Monday, December 28, 2009

CIA Paramilitary Operations: Issues for Congress

Oversight Issues
Congress may choose to review past or current paramilitary operations undertaken by the CIA
and might also choose to assess the extent of coordination between the CIA and DOD. P.L. 108-
458 required that a report be submitted to defense and intelligence committees by June 2005
describing procedures established in regard to coordination and deconfliction of CIA and DOD
operations. That report provided an opportunity to indicate how initiatives by the executive
branch have addressed relevant issues.

CIA has not maintained a sizable paramilitary force “on the shelf.” When directed, it has built
paramilitary capabilities by using its individuals, either U.S. or foreign, with paramilitary
experience under the management of its permanent operations personnel in an entity known as the
Special Activities Division. The permanent staff would be responsible for planning and for
maintaining ties to former CIA officials and military personnel and individuals (including those
with special language qualifications) who could be employed should the need arise. Few
observers doubt that there is a continuing need for coordination between the CIA and DOD
regarding paramilitary capabilities and plans for future operations. Furthermore, many observers
believe that the CIA should concentrate on “filling the gaps,” focusing on those types of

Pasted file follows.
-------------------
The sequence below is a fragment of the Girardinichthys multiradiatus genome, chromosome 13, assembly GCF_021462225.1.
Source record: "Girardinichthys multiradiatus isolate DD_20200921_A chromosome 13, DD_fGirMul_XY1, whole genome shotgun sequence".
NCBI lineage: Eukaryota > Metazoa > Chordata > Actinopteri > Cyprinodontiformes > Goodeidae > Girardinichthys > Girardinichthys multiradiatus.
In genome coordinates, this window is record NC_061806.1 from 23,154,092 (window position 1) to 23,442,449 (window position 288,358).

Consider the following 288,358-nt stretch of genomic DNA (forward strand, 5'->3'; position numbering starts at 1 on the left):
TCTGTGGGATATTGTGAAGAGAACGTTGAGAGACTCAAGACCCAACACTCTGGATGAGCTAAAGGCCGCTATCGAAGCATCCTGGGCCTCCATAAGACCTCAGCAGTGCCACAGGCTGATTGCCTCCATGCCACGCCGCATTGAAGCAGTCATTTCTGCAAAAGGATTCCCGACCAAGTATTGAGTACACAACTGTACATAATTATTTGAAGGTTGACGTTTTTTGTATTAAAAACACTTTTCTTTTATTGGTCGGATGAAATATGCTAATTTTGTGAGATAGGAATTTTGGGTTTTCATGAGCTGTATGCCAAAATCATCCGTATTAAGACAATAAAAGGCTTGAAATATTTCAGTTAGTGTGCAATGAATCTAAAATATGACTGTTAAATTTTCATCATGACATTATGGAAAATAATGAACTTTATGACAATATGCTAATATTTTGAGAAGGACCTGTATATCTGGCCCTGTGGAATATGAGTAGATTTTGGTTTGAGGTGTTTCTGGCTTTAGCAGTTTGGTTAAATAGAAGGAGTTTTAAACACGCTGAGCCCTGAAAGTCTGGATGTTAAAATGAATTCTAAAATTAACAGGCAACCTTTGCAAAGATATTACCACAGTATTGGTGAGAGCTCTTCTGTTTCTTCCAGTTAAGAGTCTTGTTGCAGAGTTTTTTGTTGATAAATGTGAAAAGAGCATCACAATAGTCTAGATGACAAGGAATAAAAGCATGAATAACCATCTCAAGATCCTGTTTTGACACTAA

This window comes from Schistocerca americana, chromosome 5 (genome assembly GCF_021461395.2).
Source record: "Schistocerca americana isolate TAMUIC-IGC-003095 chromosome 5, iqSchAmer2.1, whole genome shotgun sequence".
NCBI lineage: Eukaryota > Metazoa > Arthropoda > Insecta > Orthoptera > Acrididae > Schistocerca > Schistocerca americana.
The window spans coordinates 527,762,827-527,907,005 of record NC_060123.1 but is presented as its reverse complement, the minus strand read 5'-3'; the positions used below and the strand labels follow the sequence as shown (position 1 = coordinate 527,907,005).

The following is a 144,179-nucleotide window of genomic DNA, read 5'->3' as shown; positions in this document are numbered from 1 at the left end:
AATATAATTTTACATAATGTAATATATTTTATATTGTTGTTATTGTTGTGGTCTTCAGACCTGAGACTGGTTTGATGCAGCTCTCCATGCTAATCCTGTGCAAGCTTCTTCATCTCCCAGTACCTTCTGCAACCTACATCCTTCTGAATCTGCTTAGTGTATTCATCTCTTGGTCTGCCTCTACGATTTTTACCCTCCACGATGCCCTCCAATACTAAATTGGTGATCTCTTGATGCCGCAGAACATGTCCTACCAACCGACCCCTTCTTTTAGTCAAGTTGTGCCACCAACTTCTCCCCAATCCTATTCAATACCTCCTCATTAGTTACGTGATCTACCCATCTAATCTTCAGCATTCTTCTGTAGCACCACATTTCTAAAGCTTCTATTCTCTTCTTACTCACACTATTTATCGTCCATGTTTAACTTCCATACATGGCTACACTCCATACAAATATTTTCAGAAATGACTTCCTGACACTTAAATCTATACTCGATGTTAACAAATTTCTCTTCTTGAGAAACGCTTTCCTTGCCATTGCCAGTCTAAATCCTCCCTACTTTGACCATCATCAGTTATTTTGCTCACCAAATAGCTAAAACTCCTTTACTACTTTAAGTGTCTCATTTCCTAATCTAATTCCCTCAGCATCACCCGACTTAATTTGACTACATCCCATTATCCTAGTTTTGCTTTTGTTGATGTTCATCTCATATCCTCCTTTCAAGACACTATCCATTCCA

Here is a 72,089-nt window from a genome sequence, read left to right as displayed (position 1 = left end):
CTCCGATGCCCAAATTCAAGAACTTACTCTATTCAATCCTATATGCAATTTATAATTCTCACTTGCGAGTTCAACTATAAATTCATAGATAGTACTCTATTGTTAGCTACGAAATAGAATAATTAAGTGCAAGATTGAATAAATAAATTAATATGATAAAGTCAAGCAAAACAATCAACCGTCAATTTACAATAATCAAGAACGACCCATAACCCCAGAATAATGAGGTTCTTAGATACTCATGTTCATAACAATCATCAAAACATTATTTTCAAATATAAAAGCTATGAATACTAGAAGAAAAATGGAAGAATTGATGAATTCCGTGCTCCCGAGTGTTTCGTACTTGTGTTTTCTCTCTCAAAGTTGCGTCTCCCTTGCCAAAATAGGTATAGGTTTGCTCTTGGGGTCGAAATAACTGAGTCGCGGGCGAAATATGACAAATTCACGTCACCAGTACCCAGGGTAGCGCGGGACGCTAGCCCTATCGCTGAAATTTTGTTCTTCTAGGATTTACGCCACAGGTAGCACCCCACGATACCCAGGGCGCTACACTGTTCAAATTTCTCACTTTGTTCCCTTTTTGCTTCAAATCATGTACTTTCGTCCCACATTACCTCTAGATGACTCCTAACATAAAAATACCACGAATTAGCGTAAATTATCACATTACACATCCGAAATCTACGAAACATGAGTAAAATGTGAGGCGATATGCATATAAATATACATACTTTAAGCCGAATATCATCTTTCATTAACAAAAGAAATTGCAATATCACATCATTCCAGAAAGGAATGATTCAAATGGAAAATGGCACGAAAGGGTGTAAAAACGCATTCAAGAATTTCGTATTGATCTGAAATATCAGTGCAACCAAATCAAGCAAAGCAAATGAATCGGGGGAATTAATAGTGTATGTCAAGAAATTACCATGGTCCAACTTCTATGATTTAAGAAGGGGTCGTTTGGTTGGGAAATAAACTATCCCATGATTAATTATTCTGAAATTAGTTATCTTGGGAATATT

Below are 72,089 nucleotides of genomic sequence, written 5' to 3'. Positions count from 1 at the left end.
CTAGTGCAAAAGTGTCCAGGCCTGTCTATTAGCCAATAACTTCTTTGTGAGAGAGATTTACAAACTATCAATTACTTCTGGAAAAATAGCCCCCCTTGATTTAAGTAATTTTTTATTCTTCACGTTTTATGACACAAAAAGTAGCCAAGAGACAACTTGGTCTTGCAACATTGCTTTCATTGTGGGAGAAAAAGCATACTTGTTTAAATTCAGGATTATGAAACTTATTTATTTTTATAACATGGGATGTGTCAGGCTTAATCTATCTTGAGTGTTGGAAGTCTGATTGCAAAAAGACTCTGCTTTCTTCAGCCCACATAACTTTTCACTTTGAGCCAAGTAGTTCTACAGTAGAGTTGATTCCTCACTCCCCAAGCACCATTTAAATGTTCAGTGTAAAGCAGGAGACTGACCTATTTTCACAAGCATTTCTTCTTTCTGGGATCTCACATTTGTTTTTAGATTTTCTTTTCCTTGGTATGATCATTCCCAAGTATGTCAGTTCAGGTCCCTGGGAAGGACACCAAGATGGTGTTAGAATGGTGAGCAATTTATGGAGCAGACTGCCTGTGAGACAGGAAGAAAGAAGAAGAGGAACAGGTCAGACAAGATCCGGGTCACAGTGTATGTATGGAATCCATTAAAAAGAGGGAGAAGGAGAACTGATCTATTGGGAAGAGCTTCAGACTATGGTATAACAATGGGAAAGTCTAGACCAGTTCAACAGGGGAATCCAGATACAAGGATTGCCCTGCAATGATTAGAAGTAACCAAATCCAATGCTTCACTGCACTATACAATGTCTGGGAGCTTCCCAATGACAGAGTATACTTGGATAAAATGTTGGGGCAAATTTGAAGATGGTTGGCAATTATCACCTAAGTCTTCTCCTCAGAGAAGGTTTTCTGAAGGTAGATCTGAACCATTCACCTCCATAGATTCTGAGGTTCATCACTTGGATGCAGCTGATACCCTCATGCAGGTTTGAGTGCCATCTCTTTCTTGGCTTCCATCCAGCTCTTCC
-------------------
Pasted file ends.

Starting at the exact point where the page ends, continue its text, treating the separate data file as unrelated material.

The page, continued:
operations that DOD is likely to avoid. Nevertheless, they view this comparatively limited set of
potential operations to be a vitally important one that should not be neglected or assigned to
DOD. There may be occasions when having to acknowledge an official U.S. role would preclude
operations that were otherwise considered vital to the national security; the CIA can provide the
deniability that would be difficult, if not impossible, for military personnel.12

Potential Legal Considerations
Some experts believe that there may be legal difficulties if SOF are required to conduct covert
operations. One issue is the legality of ordering SOF personnel to conduct covert activities that
would require them to forfeit their Geneva Convention status to retain deniability. To operate with
deniability, SOF could be required to operate without the protection of a military uniform and
identification card which affords them combatant status under the Geneva Convention if
captured. Also, covert operations can often be contrary to international laws or the laws of war
and U.S. military personnel are generally expected to follow these laws.13

Traditionally, the public text of intelligence legislation has included few provisions regarding
paramilitary operations; levels of funding and other details are included in classified annexes
which are understood to have the force of law. The House and Senate Intelligence Committees do
have considerable influence in supporting or discouraging particular covert actions. In a few cases
Congress has formally voted to deny funding to ongoing covert operations. Special Forces,
however, fall under the House and Senate Armed Services Committees, and it is unclear how
Congress would handle oversight if covert operations are shifted to SOF as well as how disputes
between the intelligence and armed services committees would be dealt with.


12 See U.S. Congress, Senate Select Committee on Intelligence, Authorizing Appropriations for Fiscal Year 1991, 102nd
Cong., 1st sess., S.Rept. 102-85, pp. 42-48.

13 Cole Kathryn Stone, All Necessary Means—Employing CIA Operatives in a Warfighting Role Alongside Special
Operations Forces, U.S. Army War College Strategy Research Project, July 4, 2003, p. 13.

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